I’ve never been to Florida. I will go one day, but it’s the winter in particular when the urge to go some place warm really kicks it up a notch. Sure, the weather is fine in Florida and you can spend some quality time at some great beaches. You can also visit the home of a zillion dollar mouse and most recently the Harry Potter theme park. But if you’re more interested in what’s going on tattoo-wise in Florida than what theme park is up and running or what beach is getting the best surf, then maybe a trip to Orlando’s Stigma Custom Tattoos and Body Piercing is right up your alley.
Judging from the info that I’ve checked out regarding Stigma, it’s something of a theme park in its own right. I mean that in all the best possible ways, of course. Not only can you go there and get tattooed by Stigma owner Welsy, tattooist Gamy, or pierced by Michele Renee, but you can also pop into the onsite bar and get yourself a $2 can of Pabst Blue Ribbon, if you so desire. Not into drinking? Well, how about a pole dancing class? Stigma offers pole dancing classes on one of their six poles. Six poles! They’ve got six poles in this place! Also cages and chains! When the pole dancing classes aren’t being held, there are also professional pole dancers keeping things lively. Oh yeah, and Wednesdays are beer pong nights.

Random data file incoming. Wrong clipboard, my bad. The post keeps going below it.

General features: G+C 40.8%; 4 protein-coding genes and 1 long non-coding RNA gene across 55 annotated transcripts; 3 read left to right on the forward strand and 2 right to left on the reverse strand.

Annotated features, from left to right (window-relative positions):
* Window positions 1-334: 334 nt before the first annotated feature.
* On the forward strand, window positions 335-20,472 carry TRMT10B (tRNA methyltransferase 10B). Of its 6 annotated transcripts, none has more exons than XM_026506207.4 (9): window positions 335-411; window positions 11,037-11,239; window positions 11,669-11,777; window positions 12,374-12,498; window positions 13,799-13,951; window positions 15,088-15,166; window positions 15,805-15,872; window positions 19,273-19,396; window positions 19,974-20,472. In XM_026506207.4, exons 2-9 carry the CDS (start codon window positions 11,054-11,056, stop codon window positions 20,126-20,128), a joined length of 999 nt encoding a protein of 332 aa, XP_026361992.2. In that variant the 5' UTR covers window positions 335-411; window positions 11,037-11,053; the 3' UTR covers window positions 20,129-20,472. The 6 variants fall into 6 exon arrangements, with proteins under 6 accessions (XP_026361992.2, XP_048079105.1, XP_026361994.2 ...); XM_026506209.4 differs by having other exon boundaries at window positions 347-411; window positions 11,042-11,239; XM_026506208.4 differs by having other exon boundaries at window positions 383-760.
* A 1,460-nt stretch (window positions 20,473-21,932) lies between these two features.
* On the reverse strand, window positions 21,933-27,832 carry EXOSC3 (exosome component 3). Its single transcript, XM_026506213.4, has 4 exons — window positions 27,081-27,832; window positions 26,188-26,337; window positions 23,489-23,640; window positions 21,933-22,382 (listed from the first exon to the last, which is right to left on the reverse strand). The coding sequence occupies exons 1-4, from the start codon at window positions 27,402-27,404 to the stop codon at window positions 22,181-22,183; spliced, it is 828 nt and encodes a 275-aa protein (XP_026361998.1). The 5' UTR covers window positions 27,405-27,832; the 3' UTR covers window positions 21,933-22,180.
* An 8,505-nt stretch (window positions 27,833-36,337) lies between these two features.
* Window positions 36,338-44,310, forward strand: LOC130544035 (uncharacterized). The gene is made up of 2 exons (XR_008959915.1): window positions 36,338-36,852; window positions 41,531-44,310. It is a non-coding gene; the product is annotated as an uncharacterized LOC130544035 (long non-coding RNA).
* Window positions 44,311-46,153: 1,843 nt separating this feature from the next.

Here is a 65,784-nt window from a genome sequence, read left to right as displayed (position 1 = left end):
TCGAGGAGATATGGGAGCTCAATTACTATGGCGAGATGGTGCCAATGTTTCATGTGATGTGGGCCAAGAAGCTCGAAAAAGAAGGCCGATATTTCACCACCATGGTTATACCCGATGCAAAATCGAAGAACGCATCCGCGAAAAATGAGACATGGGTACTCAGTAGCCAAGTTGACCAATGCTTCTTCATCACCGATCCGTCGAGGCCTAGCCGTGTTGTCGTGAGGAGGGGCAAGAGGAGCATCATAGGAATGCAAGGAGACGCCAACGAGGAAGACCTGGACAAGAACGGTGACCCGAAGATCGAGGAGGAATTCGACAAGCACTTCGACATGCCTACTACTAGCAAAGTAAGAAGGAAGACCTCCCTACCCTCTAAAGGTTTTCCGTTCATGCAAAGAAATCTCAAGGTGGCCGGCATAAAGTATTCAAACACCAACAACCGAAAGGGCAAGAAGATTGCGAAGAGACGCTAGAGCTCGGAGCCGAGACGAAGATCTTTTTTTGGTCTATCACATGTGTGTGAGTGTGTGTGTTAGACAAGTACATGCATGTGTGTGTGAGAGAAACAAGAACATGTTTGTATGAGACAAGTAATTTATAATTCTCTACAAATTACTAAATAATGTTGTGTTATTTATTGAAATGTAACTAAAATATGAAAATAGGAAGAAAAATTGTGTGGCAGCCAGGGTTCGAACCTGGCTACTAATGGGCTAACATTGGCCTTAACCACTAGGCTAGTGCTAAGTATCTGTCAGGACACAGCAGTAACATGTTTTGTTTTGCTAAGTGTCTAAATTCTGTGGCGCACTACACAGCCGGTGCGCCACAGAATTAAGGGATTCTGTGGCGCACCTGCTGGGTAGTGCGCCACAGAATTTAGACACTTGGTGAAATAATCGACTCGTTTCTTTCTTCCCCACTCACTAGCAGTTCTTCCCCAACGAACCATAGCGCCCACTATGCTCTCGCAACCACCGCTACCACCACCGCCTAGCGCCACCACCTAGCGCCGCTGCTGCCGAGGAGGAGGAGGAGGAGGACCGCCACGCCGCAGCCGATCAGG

This is the kind of studio that has its good and bad points. On one hand, the pole dancing, chains, cages and the onsite bar – I mean, it’s all a little much. In a time when tattoo is trying to somewhat shake its sleazy reputation (however unjust that reputation may be), a place like Stigma can perhaps only add fuel to the fire to the argument that tattoos are crass and grungy.
Yet on the flip-side, I think that it’s pretty cool to see tattoo studios taking risks and doing something different with the environments that they exist in. It wouldn’t surprise me in the least if 5 years from now tattoo studios become more of a place where people can go to relax and hang out as well as get a tattoo if they so desire. It’s a way of making things more accessible, I suppose and that’s a pretty positive evolution in the grand scheme of things.